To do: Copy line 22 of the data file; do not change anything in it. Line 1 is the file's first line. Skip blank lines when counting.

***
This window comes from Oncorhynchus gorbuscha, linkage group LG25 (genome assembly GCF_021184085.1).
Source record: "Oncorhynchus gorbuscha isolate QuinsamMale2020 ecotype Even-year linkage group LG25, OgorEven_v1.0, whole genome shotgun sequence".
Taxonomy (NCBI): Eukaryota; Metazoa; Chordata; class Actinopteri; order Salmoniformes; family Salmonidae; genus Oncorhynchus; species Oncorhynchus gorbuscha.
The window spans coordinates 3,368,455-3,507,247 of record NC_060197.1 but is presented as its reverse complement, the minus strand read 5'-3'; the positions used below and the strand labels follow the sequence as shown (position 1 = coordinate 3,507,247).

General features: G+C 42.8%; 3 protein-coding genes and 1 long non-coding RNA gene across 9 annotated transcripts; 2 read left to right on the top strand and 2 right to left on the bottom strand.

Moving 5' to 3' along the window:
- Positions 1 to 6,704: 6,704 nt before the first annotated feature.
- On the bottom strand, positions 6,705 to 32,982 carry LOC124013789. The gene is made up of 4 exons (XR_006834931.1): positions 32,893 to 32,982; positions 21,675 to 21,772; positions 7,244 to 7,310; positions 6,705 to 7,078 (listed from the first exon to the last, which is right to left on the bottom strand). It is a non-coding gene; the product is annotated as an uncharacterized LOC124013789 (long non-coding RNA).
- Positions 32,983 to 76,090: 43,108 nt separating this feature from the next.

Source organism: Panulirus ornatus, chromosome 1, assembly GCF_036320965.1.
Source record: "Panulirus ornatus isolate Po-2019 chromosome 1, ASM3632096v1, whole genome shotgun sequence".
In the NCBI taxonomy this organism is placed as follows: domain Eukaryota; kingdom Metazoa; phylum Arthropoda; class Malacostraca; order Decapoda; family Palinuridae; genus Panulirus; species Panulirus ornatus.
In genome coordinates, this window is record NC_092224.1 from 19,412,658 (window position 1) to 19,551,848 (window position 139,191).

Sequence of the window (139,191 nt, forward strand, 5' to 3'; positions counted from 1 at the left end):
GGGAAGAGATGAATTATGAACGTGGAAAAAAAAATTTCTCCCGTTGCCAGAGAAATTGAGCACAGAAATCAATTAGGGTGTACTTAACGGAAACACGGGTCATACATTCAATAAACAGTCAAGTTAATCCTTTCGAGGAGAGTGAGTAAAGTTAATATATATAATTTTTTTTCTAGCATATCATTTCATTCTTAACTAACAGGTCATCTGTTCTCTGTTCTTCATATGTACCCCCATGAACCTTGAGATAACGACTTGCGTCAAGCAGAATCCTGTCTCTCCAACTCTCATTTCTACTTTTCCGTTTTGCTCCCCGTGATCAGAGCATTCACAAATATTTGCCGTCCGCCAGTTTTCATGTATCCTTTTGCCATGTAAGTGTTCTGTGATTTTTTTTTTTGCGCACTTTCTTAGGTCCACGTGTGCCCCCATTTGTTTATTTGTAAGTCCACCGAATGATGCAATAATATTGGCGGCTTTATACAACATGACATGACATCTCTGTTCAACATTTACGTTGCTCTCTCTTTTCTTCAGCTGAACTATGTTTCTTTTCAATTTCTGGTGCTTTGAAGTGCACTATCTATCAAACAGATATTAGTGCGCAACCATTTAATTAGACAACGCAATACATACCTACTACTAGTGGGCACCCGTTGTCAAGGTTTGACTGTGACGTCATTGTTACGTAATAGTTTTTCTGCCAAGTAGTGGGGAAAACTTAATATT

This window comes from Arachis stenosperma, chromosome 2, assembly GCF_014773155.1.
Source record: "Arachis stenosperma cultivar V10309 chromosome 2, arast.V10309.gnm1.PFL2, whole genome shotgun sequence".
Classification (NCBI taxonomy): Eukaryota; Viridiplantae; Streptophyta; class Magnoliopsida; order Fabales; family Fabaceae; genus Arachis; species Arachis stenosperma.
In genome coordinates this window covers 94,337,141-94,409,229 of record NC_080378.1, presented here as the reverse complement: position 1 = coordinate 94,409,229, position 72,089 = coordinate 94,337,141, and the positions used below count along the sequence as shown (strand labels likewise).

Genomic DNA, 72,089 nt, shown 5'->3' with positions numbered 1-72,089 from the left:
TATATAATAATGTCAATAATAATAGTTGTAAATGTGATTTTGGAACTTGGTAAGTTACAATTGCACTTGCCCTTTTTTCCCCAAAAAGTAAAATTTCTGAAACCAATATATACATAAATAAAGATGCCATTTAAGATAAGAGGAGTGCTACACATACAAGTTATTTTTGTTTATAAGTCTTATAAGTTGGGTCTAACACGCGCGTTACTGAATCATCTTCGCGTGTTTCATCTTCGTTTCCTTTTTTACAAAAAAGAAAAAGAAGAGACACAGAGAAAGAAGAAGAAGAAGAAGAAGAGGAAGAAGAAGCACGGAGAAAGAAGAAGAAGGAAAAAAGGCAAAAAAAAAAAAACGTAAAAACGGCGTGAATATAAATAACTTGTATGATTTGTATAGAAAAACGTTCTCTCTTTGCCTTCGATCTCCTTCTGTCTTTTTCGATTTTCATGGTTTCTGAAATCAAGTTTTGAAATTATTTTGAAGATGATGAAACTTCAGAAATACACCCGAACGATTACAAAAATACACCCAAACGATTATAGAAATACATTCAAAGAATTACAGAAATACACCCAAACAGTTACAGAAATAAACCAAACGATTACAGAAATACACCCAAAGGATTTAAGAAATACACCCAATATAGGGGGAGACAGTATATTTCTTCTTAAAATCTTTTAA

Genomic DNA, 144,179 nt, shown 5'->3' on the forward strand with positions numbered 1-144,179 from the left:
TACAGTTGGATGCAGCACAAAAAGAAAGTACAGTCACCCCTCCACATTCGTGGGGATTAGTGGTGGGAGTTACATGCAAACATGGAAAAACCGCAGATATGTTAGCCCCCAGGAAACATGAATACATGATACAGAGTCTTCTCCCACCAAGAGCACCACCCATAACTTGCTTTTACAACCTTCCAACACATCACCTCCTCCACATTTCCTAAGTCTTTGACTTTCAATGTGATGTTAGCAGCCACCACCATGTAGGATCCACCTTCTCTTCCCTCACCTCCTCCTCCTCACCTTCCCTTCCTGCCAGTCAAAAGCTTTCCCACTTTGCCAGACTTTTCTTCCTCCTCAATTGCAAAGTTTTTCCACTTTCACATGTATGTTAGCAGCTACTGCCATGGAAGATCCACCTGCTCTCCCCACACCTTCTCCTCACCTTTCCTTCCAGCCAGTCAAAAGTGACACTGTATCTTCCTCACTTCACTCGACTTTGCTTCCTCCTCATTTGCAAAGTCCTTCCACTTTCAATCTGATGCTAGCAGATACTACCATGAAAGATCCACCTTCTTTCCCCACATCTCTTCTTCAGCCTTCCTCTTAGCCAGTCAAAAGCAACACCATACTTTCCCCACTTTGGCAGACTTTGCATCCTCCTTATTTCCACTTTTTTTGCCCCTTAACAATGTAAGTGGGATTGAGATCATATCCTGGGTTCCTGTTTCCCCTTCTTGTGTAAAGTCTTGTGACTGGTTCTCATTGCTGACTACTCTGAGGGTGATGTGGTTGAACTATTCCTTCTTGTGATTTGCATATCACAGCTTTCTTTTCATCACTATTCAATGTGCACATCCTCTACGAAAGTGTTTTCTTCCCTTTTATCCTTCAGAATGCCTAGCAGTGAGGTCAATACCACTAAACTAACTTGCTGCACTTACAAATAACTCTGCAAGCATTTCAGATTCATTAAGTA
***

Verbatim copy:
Genomic DNA, 144,179 nt, shown 5'->3' on the forward strand with positions numbered 1-144,179 from the left: